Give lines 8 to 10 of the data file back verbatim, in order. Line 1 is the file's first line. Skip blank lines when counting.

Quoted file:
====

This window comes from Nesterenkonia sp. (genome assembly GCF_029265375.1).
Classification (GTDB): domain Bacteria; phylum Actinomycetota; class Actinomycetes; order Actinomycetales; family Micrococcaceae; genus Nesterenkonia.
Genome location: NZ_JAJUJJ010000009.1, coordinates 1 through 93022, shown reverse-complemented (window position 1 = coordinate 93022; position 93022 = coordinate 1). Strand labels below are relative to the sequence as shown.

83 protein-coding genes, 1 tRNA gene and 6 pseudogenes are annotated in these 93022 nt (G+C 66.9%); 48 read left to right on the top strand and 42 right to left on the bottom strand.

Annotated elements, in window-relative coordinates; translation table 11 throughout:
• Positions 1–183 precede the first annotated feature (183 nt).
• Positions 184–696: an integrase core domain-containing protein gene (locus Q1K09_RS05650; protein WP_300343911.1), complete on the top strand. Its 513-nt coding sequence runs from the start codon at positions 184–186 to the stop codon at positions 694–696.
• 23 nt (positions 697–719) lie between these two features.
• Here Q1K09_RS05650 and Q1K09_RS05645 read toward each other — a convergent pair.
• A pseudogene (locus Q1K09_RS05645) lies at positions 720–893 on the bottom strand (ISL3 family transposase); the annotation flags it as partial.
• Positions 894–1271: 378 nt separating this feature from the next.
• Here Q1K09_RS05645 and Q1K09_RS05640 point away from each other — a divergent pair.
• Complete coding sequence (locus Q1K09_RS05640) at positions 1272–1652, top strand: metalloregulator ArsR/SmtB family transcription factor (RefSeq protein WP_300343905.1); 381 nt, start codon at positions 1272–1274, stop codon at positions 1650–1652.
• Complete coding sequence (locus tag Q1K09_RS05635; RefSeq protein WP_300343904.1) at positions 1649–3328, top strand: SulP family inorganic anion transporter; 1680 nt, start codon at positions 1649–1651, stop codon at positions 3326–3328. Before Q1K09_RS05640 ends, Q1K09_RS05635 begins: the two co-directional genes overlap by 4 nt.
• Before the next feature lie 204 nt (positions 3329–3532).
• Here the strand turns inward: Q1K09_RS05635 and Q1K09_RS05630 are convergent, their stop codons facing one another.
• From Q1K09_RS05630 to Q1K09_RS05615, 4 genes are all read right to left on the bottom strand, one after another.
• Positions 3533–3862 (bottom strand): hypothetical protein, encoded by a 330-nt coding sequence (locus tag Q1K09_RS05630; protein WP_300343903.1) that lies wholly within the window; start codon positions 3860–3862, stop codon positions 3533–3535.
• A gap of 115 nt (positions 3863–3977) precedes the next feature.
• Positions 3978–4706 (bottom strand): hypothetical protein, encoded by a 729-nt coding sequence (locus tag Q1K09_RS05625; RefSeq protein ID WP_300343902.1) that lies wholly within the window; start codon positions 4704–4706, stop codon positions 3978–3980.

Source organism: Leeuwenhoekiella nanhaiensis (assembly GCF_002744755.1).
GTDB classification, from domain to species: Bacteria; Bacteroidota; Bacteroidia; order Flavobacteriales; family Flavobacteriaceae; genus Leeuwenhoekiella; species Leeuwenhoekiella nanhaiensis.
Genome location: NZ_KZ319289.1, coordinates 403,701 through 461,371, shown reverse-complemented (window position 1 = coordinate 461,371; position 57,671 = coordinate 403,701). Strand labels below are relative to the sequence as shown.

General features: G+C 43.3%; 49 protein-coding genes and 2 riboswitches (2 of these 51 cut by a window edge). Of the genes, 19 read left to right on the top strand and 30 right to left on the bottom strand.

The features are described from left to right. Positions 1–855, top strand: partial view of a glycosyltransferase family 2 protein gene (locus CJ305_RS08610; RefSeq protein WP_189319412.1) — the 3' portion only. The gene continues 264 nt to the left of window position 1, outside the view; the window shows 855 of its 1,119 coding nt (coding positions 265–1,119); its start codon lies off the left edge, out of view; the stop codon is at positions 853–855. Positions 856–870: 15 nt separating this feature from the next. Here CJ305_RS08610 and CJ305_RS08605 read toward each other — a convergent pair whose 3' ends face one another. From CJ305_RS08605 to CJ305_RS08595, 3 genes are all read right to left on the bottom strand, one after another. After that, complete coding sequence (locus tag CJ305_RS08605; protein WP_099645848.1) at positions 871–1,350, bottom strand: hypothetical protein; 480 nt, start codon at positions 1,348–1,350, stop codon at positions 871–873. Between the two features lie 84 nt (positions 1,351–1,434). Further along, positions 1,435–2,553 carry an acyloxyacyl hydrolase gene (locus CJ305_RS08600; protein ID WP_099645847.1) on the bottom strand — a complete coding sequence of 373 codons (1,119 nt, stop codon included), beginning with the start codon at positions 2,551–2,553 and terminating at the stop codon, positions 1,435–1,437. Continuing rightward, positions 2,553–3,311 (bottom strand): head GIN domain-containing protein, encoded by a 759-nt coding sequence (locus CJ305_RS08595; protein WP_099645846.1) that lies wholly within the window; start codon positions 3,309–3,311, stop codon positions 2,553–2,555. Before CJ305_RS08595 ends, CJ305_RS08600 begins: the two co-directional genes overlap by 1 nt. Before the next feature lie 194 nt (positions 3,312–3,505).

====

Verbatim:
• 23 nt (positions 697–719) lie between these two features.
• Here Q1K09_RS05650 and Q1K09_RS05645 read toward each other — a convergent pair.
• A pseudogene (locus Q1K09_RS05645) lies at positions 720–893 on the bottom strand (ISL3 family transposase); the annotation flags it as partial.